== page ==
I'm not a fan of carrots and sticks and, ideally, students become intrinsically invested in this kind of self-monitoring. However, when push comes to shove, I certainly have offered the carrot of extra credit in the short term for students who clearly needed it. But I also always have an "exit plan" in mind to quickly move off this kind of operant conditioning.
Of course, few of these "tactics" will have a positive effect if a teacher has not put in the time and energy necessary to develop a solid relationship with students. We need to know their interests, dreams and hopes for many reasons, not the least being that we can then use that knowledge to help students reflect on if their actions are the best ones they can be taking to achieve their goals.
As Dr. Marvin Marshall writes, we teachers need to always keep this question in mind:
"Will what I am about to do or say bring me closer or will it push me away farther from the person with whom I am communicating?"
Response From Dr. Marvin Marshall
I've long respected Dr. Marvin Marshall, author of Discipline Without Stress, Punishment Or Rewards. His message of being pro-active, positive, and promoting of student autonomy has been a major influence on my own classroom management philosophy:
The only practical way to minimize unpredictable negative behaviors is to be proactive, rather than resorting to the usual reactive approach of responding after the inappropriate behavior.
It seems rather obvious that teachers should teach expectations, and most teachers try by teaching rules. The problem is that rules are aimed at obedience, but obedience does not create desire. Teachers who rely on rules place themselves in the role of a cop to enforce rules rather than as a facilitator of learning.
Rules are necessary in games but are counterproductive in the classroom because enforcement of a rule immediately creates adversarial relationships. A much more effective approach is for teachers to list responsibilities and keep them few and positive. These become true expectations, a key characteristic of all successful teachers.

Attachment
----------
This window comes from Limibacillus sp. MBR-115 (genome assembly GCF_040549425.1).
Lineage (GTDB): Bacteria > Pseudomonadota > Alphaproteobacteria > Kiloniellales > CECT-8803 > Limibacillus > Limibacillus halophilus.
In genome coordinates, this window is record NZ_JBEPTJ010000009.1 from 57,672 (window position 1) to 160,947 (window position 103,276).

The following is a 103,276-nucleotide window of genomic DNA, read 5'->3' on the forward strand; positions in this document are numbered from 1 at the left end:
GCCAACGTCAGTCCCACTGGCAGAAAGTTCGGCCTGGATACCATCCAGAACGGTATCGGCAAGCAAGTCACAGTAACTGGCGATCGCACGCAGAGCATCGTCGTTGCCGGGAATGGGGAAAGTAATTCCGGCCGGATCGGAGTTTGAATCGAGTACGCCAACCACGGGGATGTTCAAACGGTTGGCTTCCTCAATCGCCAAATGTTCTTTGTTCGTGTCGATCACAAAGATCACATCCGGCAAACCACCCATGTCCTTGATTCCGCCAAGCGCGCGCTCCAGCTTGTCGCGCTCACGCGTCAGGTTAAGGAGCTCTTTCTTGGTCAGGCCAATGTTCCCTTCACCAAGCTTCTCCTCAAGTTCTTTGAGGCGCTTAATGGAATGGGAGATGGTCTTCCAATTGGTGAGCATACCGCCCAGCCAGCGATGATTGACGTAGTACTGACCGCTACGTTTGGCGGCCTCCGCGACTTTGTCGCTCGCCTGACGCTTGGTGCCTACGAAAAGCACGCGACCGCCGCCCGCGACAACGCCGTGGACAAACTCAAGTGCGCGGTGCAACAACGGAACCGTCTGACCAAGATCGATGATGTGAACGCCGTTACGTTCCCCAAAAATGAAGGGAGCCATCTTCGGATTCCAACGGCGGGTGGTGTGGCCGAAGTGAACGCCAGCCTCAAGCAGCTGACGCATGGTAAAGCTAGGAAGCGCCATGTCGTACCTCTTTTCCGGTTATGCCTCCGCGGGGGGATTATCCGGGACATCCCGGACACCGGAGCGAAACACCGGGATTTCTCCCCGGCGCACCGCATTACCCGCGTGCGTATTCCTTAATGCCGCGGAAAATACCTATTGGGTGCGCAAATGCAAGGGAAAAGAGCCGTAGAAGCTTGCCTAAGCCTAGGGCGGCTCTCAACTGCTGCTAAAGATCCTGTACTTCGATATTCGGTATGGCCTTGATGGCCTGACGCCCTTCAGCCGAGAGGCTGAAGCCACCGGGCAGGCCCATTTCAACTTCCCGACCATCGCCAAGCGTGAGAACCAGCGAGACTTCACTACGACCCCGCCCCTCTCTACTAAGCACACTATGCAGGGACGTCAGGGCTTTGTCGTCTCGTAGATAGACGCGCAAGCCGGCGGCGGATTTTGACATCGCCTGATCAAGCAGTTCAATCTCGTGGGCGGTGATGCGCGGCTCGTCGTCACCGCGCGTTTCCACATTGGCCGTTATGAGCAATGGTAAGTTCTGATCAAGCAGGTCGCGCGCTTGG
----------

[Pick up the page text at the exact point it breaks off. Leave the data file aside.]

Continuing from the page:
Another crucial approach is to understand the differences between classroom management and discipline. Classroom management is about teaching procedures, practicing them, and reinforcing them until they become routine. The biggest mistake so many teachers make is to assume that students know what the teacher would like students to do without first establishing procedures. This is the key to making instruction efficient and is the teacher's responsibility. Discipline is about the student's behavior, self-discipline, and impulse control and is the student's responsibility.
The easiest way to minimize unpredictable negative behaviors is to let students know your procedure for dealing with them. This is in contrast to the usual approach of announcing the outcome (consequence) ahead of time. Just bring to your students' attention the fact that we are all constantly making decisions. If a student chooses to act irresponsibly, then the student will decide on the consequence--pending approval of the teacher. In simple terms, the procedure is to elicit, rather than to impose. The student created the problem, so the student owns the solution. A prime reason that this approach is so successful is that people do not argue with their own decisions.
I try to use humor in each situation if it is appropriate.(ex: if a student farts in class and all hear). I try to use the Capturing Kids Hearts questioning technique, "What are you doing?" Pause for their answer. "What are you supposed to be doing?" Listen to their answer. Then I redirect them. I try to minimize the disruption by moving on as quickly as possible.
Please feel free to leave a comment sharing your reactions to this question and the ideas shared here. .
Thanks again to Eric for posing this week's question and to Dr. Marshall and Erin for sharing their responses!